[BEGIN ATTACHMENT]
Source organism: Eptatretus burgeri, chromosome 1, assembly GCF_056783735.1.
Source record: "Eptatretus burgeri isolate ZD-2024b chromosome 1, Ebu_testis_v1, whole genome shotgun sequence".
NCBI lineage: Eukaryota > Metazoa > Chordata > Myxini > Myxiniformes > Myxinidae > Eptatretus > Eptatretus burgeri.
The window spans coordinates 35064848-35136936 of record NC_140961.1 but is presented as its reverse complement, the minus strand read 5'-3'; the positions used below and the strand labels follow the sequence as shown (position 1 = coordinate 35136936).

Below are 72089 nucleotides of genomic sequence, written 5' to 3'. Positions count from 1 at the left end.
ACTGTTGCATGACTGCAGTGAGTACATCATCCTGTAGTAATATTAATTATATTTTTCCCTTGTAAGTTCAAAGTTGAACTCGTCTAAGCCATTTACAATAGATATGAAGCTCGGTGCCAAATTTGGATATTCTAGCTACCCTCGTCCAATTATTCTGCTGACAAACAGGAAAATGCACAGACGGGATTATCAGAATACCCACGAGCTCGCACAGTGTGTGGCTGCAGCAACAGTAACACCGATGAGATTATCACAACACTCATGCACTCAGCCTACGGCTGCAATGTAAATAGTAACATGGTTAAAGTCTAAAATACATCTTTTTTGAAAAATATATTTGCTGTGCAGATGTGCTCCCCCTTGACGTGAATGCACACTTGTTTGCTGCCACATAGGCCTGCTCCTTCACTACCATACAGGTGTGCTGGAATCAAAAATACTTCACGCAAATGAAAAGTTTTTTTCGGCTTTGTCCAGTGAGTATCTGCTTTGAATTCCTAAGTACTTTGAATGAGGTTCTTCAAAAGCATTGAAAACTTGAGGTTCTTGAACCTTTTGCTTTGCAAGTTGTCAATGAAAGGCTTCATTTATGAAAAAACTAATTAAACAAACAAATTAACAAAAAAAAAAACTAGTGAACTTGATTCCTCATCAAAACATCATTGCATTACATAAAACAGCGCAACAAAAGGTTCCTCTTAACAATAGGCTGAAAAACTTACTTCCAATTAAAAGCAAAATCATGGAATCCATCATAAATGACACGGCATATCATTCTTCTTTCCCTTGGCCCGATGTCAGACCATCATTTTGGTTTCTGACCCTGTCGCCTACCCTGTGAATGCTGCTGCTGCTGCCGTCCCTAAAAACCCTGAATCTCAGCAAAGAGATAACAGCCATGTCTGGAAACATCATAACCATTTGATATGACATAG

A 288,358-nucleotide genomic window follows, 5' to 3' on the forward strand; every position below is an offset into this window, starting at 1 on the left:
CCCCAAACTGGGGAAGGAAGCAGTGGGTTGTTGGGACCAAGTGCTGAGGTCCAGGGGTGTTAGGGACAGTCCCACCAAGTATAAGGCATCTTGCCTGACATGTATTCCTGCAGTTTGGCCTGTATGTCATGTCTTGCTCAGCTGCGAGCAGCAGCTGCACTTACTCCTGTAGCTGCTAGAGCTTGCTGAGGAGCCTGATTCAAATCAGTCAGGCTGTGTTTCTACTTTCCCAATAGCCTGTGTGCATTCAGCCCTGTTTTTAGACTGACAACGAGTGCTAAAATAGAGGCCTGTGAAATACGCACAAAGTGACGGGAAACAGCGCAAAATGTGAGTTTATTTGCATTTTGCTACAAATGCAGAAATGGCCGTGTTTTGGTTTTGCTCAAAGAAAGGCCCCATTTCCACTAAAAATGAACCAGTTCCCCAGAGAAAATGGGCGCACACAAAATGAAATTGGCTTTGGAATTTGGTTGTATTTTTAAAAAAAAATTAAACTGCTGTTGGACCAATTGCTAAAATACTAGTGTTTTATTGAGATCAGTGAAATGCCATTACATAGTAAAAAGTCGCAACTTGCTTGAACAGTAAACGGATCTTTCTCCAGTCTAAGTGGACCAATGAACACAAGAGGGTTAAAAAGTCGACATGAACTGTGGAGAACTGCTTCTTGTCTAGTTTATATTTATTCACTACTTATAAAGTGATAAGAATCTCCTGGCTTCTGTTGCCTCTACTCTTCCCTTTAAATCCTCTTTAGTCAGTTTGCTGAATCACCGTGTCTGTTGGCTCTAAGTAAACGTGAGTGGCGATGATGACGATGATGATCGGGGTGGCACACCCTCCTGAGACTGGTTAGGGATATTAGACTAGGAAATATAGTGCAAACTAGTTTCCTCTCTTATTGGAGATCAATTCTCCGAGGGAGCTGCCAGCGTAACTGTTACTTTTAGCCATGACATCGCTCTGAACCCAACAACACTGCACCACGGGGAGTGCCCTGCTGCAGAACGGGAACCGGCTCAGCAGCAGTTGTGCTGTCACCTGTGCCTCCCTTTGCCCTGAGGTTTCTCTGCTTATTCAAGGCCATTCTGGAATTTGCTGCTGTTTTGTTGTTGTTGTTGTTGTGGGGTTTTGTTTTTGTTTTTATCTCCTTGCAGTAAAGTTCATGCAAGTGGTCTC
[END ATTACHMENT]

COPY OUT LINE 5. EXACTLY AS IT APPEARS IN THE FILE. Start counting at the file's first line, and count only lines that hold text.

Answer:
Below are 72089 nucleotides of genomic sequence, written 5' to 3'. Positions count from 1 at the left end.